CH:  Yes, yes of course.  I think there is, anyway, because I see so many of the films people pan and still enjoy them and value them for what they are nonetheless.  I have complaints about Avatar and Tron: Legacy, but, you know, they were both inventive and entertaining in their own ways.  So there, critics!

GH: I mean, Tron: Legacy is flawed.  Absolutely. For instance WTF was up with that Goblin King/Alex from A Clockwork Orange hybrid guy and Lady Gaga in the middle of the film?

CH:  This would be the scene often highlighted in the film trailer in which Michael Sheen (as hybrid guy) hosts some sort of rave for the “programs.”  I hated Sheen’s character.  He was like the Jar Jar Binks of Tron.

GH: Were you put off at all by the way they made Jeff Bridge’s face younger for his grid character, Clu?

CH:  Yes!  Creepy.  And it might have been okay to do that to him in the Tron world, but they did it for Kevin Flynn in the flashbacks at the beginning of the film as well.  Does Jeff Bridges really look that bad now that he can’t “look young” in those flashbacks?  I don’t think so.

GH: He looked pretty old in his Flynn role, but, I mean, Jeff Bridges is old.

CH: Well, because he was scruffy. They could have used the soft lens a la Barbara Walters or something

GH:  You know, I think every scene he was in (as Flynn) was a great scene.  Some, even powerful.

CH: He makes for a good emotional core in whatever he’s in.

GH: He brought just as much panache and pizzazz to this role as he does any other, and this would not have been the same movie without him. I likely would have hated it.

CH:  I agree.

GH: Even though the guy who played his grown-up son wasn’t half bad. I think that if you took Flynn and Flynn Jr. and Quorra and put them in a whole different movie together, there would be some great chemistry/performances.

CH:  That’s interesting.  What do you think is holding them back as a group here?

GH: I’m not sure what Kosinski’s goal was, but it seems like there were a few conflicting ones:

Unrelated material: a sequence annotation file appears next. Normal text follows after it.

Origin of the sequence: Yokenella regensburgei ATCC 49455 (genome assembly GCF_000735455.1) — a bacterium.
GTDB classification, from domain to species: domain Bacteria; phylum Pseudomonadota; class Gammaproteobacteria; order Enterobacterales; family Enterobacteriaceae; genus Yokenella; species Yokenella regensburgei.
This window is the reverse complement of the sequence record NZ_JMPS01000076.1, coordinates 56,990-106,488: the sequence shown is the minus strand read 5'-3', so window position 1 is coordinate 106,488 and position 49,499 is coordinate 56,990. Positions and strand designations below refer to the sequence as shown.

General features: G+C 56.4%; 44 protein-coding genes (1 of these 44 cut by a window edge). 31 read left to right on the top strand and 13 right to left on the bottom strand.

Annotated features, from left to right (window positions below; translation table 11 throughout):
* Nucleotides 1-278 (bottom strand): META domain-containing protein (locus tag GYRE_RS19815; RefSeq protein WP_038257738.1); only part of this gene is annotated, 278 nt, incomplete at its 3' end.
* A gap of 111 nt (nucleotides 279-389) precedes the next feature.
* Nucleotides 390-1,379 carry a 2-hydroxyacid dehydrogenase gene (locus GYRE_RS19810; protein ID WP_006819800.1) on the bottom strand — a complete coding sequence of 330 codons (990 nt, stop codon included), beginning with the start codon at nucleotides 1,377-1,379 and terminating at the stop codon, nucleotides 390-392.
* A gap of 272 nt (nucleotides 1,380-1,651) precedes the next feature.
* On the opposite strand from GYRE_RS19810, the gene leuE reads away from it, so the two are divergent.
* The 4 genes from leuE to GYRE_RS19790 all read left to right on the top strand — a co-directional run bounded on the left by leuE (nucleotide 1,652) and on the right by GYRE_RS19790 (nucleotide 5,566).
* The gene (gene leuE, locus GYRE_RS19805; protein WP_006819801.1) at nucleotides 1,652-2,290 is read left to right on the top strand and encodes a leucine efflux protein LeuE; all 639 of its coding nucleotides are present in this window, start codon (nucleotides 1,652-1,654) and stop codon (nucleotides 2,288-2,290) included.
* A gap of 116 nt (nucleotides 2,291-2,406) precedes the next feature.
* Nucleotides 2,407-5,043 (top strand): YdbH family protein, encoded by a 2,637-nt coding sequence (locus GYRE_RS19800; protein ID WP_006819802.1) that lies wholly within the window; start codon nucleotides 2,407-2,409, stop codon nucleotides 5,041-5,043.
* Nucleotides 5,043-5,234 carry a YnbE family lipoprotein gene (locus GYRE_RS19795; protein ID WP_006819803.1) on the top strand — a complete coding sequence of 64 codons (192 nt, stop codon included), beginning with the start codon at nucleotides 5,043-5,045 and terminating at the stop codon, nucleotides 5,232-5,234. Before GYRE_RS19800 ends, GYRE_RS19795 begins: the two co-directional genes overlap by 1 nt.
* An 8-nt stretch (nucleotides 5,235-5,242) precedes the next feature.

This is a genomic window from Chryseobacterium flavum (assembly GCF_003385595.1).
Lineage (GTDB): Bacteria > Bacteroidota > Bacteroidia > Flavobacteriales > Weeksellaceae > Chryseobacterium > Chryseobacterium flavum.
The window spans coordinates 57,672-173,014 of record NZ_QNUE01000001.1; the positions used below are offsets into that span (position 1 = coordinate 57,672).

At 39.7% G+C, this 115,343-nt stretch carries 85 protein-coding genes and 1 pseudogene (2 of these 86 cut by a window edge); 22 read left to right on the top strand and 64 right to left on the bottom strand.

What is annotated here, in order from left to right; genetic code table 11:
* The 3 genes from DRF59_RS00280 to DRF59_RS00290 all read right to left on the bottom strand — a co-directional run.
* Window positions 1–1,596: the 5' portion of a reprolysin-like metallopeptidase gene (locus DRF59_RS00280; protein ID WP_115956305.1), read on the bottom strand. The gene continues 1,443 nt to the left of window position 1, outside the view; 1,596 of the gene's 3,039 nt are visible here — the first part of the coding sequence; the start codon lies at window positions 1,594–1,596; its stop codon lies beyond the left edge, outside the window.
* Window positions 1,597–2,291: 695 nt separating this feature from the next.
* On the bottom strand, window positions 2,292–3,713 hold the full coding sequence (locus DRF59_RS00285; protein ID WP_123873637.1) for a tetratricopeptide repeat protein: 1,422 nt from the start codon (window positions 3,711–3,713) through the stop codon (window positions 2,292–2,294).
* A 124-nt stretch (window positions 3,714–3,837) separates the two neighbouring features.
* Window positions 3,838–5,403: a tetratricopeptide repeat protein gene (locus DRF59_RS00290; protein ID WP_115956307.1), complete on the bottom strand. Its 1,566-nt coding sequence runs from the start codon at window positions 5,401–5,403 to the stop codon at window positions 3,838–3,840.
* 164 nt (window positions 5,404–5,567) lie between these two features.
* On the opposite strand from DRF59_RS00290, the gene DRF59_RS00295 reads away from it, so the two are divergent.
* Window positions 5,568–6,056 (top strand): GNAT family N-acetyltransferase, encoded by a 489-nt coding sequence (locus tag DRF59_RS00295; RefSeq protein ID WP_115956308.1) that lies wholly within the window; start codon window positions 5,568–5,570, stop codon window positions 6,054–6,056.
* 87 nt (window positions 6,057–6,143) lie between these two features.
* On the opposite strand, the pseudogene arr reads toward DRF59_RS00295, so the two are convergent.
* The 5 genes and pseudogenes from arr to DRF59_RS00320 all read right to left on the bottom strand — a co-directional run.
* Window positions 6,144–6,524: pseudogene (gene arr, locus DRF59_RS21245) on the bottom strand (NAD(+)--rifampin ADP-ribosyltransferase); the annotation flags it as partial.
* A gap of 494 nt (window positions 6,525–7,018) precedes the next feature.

1. Make it visually beautiful enough to warrant a $15 dollar ticket for 3D

2. Make Jeff Bridges say fun stuff

3. Make it entertaining for a generation of kids who were all born with qwerty keyboards attached to their fingers and who knows every URL available on Youtube

4. Tell a story (but who cares how good that is)

CH:  5. Bring back the lightcycle …

GH:  … and make it way more rad!  Because that was some fun stuff.  I just think there wasn’t enough room in the production for the three leads to do much acting.  It almost felt like a movie with disparate parts that was cobbled together, and it made a fun end product.

CH: The constant tension of getting them back to the porthole before it closed was great. That reminded me of the old one, that anxiety I’d felt at getting the hell out of the game!

GH: Right, and I liked how they went old school there at the end, when they were on that thing that rides the beam of light.  That was a nod to us, the Atari kids.

CH:  Also, there was that scene when the kid goes into the Flynn Arcade, when he powers everything up and the jukebox is playing Journey’s “Separate Ways” and the sounds particular to those old games start pinging.

GH:  Yeah, that was a nod to us as well. And we got to see the creepy lens thingy that pixelated Flynn in the original and sent him into the grid.

It would have been a better movie (I daresay even a great one) if they’d focused.  But what they came up with is this super fun Frankenstein’s monster freak-show lightcycle thrill ride with Jeff Bridges!  All any crappy movie needs is Jeff Bridges.

CH: The Dude abides. I’m pulling for Tron: Legacy. I’ll stand by it as an entertaining work. With flaws, sure, but you can get past them.

GH:  I’ll stand by it, too.  I’ll say, again, that I’ve spent time watching more “cinematically brilliant” movies and walked away feeling far less entertained than I felt at the end of Tron: Legacy.